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Thread: 50th anniversary of the Boeing 737’s first flight

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    Join Date
    Feb 2017

    50th anniversary of the Boeing 737’s first flight

    The first flight of the 737, Boeing 737-130, MSN 19437 / LN 1, reg. N515NA (test reg. N73700), powered by two PW JT8D-7A twin-shaft turbofans (fan diameter: 1013,5 mm / 39,9 in; BPR: 1,0:1; eng. architecture: 2F+6LPC–7HPC1HPT–3LPT), OPR: 15,4:1, each 62,28 kN / 6.350 kgf / 14.000 lbf, took place 50 years ago, on Sunday, 09. Apr 1967. The occasion comes just weeks before the first delivery of the newest version of that jet, the Boeing 737 MAX 8 powered by two LEAP-1B28 twin-shaft turbofans (fan diameter: 69,4 in / 1.762,8 mm; BPR: 9,0:1; eng. architecture: F+3LPC–10HPC2HPT–5LPT), OPR: 43,68; each 130,41 kN / 13.298 kgf / 29.317 lbf.

    That plane was used as a Boeing test aircraft until 1973, then sold to NASA for use as a flying research laboratory.
    The NASA 515 aircraft was heavily modified for use as a continuing research facility. It was maintained and flown by Langley Research Center as part of the Terminal Area Productivity (TAP) program.
    Since it first entered the NASA inventory in 1974, NASA 515 has been a testbed for research into a multitude of issues affecting aircraft safety, efficiency and capacity. Called an ´airborne trailblazer´, it goes beyond the typical research facility in that it demonstrates new concepts in real-world situations. For example, government and industry decision makers could observe - first-hand - research pilots using innovations in computer-generated display formats content while interacting with air traffic control it in a busy terminal area. Other observers experienced flying through potentially hazardous windshells to prove that advance-warning devices really can give pilots precious extra seconds to avoid hazardous weather.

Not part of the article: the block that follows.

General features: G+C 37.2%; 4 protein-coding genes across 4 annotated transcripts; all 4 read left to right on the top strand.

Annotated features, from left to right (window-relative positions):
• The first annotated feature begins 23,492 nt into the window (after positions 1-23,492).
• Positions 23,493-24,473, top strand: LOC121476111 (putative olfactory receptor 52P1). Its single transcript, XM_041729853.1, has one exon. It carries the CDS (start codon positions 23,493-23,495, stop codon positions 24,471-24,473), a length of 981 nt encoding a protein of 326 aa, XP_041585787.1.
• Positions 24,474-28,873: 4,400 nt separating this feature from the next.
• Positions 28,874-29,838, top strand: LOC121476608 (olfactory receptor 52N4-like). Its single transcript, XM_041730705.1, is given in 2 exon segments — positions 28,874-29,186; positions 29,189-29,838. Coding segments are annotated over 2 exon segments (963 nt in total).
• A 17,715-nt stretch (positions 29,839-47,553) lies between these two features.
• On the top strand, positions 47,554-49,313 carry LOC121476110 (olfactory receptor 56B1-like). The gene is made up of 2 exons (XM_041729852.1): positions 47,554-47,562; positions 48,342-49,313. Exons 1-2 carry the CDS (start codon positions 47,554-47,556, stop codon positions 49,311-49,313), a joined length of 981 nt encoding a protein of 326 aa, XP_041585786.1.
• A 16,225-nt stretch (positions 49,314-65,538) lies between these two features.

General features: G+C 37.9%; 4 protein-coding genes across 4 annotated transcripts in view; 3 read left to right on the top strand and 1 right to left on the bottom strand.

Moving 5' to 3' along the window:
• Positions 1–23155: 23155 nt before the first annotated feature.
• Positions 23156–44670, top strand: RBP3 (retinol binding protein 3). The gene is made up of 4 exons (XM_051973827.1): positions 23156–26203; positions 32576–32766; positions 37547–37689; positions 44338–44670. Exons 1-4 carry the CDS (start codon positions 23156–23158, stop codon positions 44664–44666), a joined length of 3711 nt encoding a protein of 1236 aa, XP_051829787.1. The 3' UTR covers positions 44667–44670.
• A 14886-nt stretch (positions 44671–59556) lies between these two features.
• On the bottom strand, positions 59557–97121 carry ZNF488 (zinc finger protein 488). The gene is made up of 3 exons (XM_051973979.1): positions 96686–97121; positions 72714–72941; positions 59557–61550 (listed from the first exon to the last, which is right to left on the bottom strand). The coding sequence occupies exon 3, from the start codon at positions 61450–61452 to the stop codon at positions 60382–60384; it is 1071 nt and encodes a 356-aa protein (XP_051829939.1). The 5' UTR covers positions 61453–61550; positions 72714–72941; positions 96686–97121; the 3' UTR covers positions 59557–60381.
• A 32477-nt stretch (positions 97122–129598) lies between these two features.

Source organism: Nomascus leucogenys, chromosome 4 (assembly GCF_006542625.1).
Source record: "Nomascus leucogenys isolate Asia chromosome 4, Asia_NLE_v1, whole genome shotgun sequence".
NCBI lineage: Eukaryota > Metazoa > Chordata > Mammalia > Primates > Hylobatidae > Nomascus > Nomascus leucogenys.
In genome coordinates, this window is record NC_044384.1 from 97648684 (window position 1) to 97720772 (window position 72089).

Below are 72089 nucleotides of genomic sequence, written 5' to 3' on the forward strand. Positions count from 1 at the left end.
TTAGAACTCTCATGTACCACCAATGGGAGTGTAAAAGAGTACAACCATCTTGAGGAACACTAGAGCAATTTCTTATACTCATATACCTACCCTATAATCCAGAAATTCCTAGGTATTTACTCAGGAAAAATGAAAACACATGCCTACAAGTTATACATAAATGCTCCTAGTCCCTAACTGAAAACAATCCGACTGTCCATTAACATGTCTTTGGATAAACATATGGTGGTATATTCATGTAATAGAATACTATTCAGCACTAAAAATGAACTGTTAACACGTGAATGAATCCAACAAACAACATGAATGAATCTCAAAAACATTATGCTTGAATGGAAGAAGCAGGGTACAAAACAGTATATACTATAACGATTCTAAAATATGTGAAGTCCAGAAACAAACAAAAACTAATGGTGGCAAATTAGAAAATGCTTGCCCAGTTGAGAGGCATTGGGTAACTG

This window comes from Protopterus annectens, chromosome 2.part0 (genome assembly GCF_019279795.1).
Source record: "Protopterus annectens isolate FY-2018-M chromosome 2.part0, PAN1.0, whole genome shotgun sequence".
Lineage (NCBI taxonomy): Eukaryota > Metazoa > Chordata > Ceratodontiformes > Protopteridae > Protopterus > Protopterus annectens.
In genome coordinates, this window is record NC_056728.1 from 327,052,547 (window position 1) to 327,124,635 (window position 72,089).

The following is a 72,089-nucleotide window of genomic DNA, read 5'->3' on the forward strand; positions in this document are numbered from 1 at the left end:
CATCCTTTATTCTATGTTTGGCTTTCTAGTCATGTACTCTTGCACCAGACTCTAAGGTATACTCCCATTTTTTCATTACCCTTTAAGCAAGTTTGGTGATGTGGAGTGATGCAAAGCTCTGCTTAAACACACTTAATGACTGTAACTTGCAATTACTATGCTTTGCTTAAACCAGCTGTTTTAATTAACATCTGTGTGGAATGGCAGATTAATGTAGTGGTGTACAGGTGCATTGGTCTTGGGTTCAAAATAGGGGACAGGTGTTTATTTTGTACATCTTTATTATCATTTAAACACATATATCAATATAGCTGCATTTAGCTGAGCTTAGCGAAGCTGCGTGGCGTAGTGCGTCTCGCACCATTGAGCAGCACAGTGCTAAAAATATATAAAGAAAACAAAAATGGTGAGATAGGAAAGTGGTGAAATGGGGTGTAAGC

NASA donated the plane to the Museum of Flight in 1997, and during the six years in storage at Moses Lake it was lovingly restored by a team led by former 737 engineer Bob Bogash.

    In September 2003, the aircraft flew for the last time to Boeing Field, its final resting place at the museum.




    ... and an interesting article (image is the link) on the very first Boeing 737...

    Last edited by mfranjic; 22nd June 2017 at 19:44.
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